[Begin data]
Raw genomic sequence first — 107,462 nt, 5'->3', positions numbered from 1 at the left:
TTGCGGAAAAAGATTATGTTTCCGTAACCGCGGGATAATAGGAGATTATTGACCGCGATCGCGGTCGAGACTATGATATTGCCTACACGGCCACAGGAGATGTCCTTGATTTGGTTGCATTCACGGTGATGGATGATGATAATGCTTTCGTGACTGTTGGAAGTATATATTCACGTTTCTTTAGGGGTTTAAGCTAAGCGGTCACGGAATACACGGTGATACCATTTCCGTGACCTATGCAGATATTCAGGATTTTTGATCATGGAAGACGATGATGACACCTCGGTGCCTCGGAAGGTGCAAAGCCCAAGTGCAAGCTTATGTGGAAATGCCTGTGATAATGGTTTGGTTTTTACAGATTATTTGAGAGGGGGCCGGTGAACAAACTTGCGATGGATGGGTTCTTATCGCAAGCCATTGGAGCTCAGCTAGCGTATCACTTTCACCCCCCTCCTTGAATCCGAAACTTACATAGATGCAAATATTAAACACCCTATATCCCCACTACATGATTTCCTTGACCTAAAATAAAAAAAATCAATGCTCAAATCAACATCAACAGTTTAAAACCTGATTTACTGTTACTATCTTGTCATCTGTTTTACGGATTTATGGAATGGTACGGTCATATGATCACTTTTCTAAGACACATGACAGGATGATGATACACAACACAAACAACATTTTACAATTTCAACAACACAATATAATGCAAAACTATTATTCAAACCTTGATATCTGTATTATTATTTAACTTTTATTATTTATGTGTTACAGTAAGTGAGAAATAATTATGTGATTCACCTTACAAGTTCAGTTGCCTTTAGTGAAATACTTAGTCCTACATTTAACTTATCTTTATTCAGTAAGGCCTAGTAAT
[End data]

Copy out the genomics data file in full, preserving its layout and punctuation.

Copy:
Raw genomic sequence first — 107,462 nt, 5'->3', positions numbered from 1 at the left:
TTGCGGAAAAAGATTATGTTTCCGTAACCGCGGGATAATAGGAGATTATTGACCGCGATCGCGGTCGAGACTATGATATTGCCTACACGGCCACAGGAGATGTCCTTGATTTGGTTGCATTCACGGTGATGGATGATGATAATGCTTTCGTGACTGTTGGAAGTATATATTCACGTTTCTTTAGGGGTTTAAGCTAAGCGGTCACGGAATACACGGTGATACCATTTCCGTGACCTATGCAGATATTCAGGATTTTTGATCATGGAAGACGATGATGACACCTCGGTGCCTCGGAAGGTGCAAAGCCCAAGTGCAAGCTTATGTGGAAATGCCTGTGATAATGGTTTGGTTTTTACAGATTATTTGAGAGGGGGCCGGTGAACAAACTTGCGATGGATGGGTTCTTATCGCAAGCCATTGGAGCTCAGCTAGCGTATCACTTTCACCCCCCTCCTTGAATCCGAAACTTACATAGATGCAAATATTAAACACCCTATATCCCCACTACATGATTTCCTTGACCTAAAATAAAAAAAATCAATGCTCAAATCAACATCAACAGTTTAAAACCTGATTTACTGTTACTATCTTGTCATCTGTTTTACGGATTTATGGAATGGTACGGTCATATGATCACTTTTCTAAGACACATGACAGGATGATGATACACAACACAAACAACATTTTACAATTTCAACAACACAATATAATGCAAAACTATTATTCAAACCTTGATATCTGTATTATTATTTAACTTTTATTATTTATGTGTTACAGTAAGTGAGAAATAATTATGTGATTCACCTTACAAGTTCAGTTGCCTTTAGTGAAATACTTAGTCCTACATTTAACTTATCTTTATTCAGTAAGGCCTAGTAAT